In Landmark Decision, Federal District Court Holds the ADA Protects Gender Dysphoria
In Blatt v. Cabela's Retail, Inc., No. 5:14-CV-04822 (E.D. Pa. May 18, 2017), a federal judge in the Eastern District of Pennsylvania allowed a transgender plaintiff to pursue a claim against the outdoor retail chain under the Americans with Disabilities Act ("ADA") for alleged discrimination on the basis of her gender dysphoria (also known as gender identity disorder) and for retaliating against her for opposing that discrimination. This case is the first time any federal court has recognized gender dysphoria as a disability under the ADA.
In her complaint, the transgender plaintiff, a former Cabela's employee, alleged that, in October 2005, she was diagnosed with gender dysphoria and that this condition substantially limited her major life activities of interacting with others, reproducing, and social and occupational functioning. The plaintiff also alleged that she was subject to degrading and discriminatory comments on the basis of her disability, and that her former employer denied her request to use a female nametag, uniform and the female restroom as accommodations for her disability. She further alleged that as a result of requesting these accommodations, she was subjected to a "pattern of antagonism" and that she was ultimately terminated on the basis of her disability.
The ADA requires that an employer to provide reasonable accommodations to qualified individuals with disabilities who are employees or applicants for employment, unless doing so would cause undue hardship. A plaintiff must demonstrate that she is disabled within the meaning of the ADA as a necessary element of her claim. The ADA broadly defines "disability" as "a physical or mental impairment that substantially limits one or more major life activities of [an] individual" 42 U.S.C. § 12102(1)(A). However, the ADA also specifically excludes from this definition of disability approximately one dozen conditions, including "gender identity disorders" Id. at § 12211.
Cabela's filed a motion to dismiss its former employee's claim for ADA discrimination, arguing that the plaintiff merely alleged having a gender identity disorder and, therefore, did not have a disability under the statute. In opposing the motion, the plaintiff argued that her gender dysphoria did, in fact, satisfy the disability requirement and, in the alternative, if her condition did not do so, the ADA violated her equal protection rights under the United States Constitution.
The court denied Cabela's motion, reasoning that the "gender identity disorder" exclusion must be read narrowly to refer to only the condition of identifying with a different gender. Under this narrow interpretation, the "gender identity disorder" exclusion does not encompass gender dysphoria because that condition goes beyond merely identifying with a different gender and is characterized by clinically significant stress and other disabling impairments. In other words, under this decision, being transgender is not protected by the ADA, but a transgender individual may have a disability if that individual has disabling stress and difficulty interacting with others. In issuing this decision, the court explicitly avoided any holding as to the constitutionality of the "gender identity disorder" exclusion.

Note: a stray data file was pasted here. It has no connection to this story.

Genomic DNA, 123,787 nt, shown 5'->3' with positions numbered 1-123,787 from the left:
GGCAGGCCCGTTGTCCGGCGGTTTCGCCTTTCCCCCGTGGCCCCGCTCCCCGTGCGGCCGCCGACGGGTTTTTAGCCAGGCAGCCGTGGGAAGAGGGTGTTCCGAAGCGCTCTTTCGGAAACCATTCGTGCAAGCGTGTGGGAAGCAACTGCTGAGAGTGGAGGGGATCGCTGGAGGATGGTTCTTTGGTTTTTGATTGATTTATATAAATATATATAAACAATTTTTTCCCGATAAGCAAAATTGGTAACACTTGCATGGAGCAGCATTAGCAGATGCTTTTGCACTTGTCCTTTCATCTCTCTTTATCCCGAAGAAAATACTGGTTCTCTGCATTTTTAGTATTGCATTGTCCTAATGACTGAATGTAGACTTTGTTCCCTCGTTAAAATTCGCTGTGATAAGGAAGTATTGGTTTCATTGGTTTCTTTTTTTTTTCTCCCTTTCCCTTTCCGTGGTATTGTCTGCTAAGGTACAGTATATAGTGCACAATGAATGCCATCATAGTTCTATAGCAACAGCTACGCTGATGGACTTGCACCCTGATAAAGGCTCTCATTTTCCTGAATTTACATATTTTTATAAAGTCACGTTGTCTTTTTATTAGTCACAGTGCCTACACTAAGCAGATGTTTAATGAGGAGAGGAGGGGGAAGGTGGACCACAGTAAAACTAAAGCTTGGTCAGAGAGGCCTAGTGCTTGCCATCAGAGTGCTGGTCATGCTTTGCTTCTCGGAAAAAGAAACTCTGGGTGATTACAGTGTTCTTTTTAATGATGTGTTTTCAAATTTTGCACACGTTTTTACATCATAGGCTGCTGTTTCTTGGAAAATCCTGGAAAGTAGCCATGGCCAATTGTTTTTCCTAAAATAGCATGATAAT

This decision has been hailed by the plaintiff's attorneys as a major victory for transgender individuals. This case follows a trend towards extending protection for transgender individuals under equal employment opportunity statutes. Under the Obama Administration, the EEOC took the position that Title VII prohibits employment discrimination based on gender identity or sexual orientation. The EEOC has held that intentional discrimination against a transgender individual because of that person's gender identity is, by definition, discrimination based on sex and therefore violates Title VII. However, some federal courts have disagreed with this interpretation of Title VII and have held that Title VII does not protect an individual merely due to their transgender status (but may prohibit discrimination on the basis of sex stereotyping). Regardless of federal law, many states, including California, Illinois and New Jersey, have protected gender identity under their state employment discrimination statutes.
Going forward, employers should expect to see an increase in claims under the ADA by transgender individuals. A careful reading of the Blatt case reveals some lessons for employers to avoid such claims. Employers should keep in mind that the definition of "disability" is extremely broad under the ADA. In the Blatt case, a transgender individual had difficulty functioning around others due to her gender identity and the court focused more on her difficulty interacting than her transgender status. Regardless of a person's gender status, employers should think about the ADA when an employee reveals a difficulty in interacting with other individuals due to a diagnosed condition. This case is a reminder about the importance of engaging in an interactive dialogue with employees, if there is any question that the employee has a disability. Through that interactive dialogue, employers can identify if a reasonable accommodation exists and avoid ADA lawsuits.
If you have any questions about gender dysphoria as a disability or how to conduct an interactive accommodation dialogue, contact Ethan Dennis at (215) 640-8427 | email@example.com or another member of Clark Hill's Labor and Employment Practice Group.